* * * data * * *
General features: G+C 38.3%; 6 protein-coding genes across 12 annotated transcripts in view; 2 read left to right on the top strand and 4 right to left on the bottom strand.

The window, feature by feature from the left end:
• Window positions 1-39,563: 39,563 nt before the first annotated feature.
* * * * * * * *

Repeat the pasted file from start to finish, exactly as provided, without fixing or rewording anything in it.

General features: G+C 38.3%; 6 protein-coding genes across 12 annotated transcripts in view; 2 read left to right on the top strand and 4 right to left on the bottom strand.

The window, feature by feature from the left end:
• Window positions 1-39,563: 39,563 nt before the first annotated feature.